Energy efficiency policy sidelines disabled people, says report

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Much more needs to be done to ensure that disabled people and other groups in fuel poverty can benefit from energy efficiency schemes, according to a new report.

The report says that disabled people often have higher energy demands, because of factors such as health-related needs to keep warm and the electricity needed to use equipment such as nebulisers, stair lifts and hoists, and to charge wheelchairs.

The report, published by the UK Energy Research Centre, University of York, and ACE Research, says this can lead to both higher energy costs and a greater risk of harm if energy supplies are disconnected.

The report says current policy is focused too much on targets and providing work to improve the energy efficiency of homes – such as installing cavity wall insulation and replacing inefficient boilers – at the lowest possible cost.

Because disabled people often live in the poorest quality homes and need extra support through the installation process, they are often side-lined by those providing schemes such as the government’s Energy Company Obligation (ECO) energy efficiency programme.

They also face other barriers, such as problems caused by the disruption of the energy supply while installation is taking place, the inaccessibility of the application process and the difficulty of carrying out preparatory work, such as clearing a loft space.

There are also “high levels of mistrust” of the energy sector.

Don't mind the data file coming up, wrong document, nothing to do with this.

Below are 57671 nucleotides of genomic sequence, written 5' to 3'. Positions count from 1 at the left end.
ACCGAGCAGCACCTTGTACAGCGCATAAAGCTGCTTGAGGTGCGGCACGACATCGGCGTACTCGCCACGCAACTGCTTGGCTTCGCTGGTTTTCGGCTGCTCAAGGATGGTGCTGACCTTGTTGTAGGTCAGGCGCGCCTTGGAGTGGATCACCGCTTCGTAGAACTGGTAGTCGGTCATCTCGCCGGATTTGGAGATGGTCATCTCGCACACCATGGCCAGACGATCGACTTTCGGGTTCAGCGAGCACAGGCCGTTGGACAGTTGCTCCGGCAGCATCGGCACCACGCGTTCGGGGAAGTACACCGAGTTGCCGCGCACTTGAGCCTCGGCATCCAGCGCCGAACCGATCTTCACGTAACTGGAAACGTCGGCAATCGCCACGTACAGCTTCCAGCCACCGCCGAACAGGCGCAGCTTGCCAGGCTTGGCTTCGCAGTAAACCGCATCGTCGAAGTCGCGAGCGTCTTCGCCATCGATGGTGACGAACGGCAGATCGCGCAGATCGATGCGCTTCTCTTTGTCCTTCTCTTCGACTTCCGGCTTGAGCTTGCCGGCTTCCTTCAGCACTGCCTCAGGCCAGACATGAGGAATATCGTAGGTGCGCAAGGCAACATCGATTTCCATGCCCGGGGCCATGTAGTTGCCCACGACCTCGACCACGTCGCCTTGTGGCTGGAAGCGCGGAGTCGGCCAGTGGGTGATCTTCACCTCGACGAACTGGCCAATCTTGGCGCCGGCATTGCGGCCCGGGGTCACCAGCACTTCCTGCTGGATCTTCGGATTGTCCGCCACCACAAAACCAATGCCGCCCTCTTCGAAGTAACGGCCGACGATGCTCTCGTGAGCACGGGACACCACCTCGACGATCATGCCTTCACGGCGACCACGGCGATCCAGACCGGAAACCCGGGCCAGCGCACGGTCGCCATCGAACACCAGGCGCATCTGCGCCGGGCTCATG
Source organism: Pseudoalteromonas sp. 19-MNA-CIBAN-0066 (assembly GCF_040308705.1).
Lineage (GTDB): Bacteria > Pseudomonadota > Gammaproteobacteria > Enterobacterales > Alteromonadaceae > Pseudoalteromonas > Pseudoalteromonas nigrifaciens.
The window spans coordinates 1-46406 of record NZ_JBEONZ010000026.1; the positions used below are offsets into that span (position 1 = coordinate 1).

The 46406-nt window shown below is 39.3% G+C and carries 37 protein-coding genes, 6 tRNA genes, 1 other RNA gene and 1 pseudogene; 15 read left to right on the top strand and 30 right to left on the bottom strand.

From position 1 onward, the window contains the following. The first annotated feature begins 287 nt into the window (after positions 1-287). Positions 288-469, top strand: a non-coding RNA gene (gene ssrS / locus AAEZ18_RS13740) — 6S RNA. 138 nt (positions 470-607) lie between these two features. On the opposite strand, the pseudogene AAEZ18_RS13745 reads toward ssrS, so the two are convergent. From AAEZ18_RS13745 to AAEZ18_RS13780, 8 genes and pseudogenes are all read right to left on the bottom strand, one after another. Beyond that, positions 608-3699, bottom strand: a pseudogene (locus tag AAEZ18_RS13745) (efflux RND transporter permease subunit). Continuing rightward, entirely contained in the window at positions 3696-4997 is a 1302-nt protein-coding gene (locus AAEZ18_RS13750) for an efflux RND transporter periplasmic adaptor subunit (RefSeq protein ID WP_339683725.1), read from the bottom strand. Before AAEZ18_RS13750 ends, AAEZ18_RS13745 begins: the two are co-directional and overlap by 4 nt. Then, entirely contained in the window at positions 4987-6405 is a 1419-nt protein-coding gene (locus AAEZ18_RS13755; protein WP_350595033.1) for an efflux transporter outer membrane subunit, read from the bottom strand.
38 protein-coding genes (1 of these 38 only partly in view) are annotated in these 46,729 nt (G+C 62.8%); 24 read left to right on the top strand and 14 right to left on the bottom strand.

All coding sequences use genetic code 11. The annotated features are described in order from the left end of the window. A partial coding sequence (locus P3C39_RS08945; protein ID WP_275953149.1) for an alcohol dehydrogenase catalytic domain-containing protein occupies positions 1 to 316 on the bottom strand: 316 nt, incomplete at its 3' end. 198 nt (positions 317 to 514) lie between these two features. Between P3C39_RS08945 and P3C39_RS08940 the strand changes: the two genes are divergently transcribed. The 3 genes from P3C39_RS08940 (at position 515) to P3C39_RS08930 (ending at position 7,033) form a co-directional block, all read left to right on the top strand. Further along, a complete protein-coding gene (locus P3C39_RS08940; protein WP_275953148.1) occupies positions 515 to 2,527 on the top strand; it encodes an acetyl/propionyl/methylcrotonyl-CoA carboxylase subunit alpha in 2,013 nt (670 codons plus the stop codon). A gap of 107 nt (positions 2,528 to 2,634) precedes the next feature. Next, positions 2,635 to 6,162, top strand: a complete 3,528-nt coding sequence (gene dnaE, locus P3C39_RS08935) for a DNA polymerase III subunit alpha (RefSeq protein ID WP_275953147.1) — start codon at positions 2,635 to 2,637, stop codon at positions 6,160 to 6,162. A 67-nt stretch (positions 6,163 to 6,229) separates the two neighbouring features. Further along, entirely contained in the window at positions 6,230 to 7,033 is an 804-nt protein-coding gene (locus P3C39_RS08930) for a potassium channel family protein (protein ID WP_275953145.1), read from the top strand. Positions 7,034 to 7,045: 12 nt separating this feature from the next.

Among its recommendations, the report calls for the government to reinstate a taxpayer-funded scheme in England, where there has been no such programme since the demise of Warm Front in 2013, even though Scotland, Wales and Northern Ireland all operate such schemes.

It calls for investment in energy efficiency support in England to be “brought up to par with the devolved nations with the reintroduction of a tax-payer funded energy efficiency scheme”.

It also concludes that “the trustworthiness of energy efficiency programmes needs to be improved, most notably in England”.

As well as the report, Policy Pathways to Justice in Energy Efficiency, the two-year research project has also published a guide for those working in the sector on supporting disabled people, Supporting Fuel Poor Disabled People Through Energy Efficiency Measures.

Disability Rights UK (DR UK), which helped deliver the project, said the research showed how current policy was “overly focused on targets and low-cost provision to the exclusion of the people living in fuel poor homes”.

It said the research also shows how households in need are “difficult to find, that they do not receive adequate information that is accessible and from a trusted source, and how their needs are not always taken into consideration during the installation process”.

Sue Bott (pictured), deputy chief executive of DR UK, said that delivery of energy efficiency policy was “variable and patchy”, and there was “a lack of knowledge and awareness of the specific needs of disabled people”.

She said that 30 per cent of families living in poverty contain a disabled person and are at particular risk of experiencing fuel poverty.

She said: “Too often fuel poverty is thought of as an issue that only impacts older disabled people, but the reality is that fuel poverty blights the lives of disabled people of any age: from children, to adults of working age, to older people.

“The effects of fuel poverty can penetrate deep into everyday life and exacerbate existing impairments and health conditions.”

Dr Joanne Wade, chief executive of ACE, said: “In short, the needs of older people – important though they undoubtedly are – have been prioritised above those of people with disabilities and long-term health conditions, and those of families with young children.

“All these groups are vulnerable to the ill-effects of cold homes, and many people within them also have greater than average needs for energy services.

“We have to stop ignoring people who don’t always have the loudest voices; we have to stop avoiding people who are harder to engage, or more expensive and more difficult to help than others.”

 

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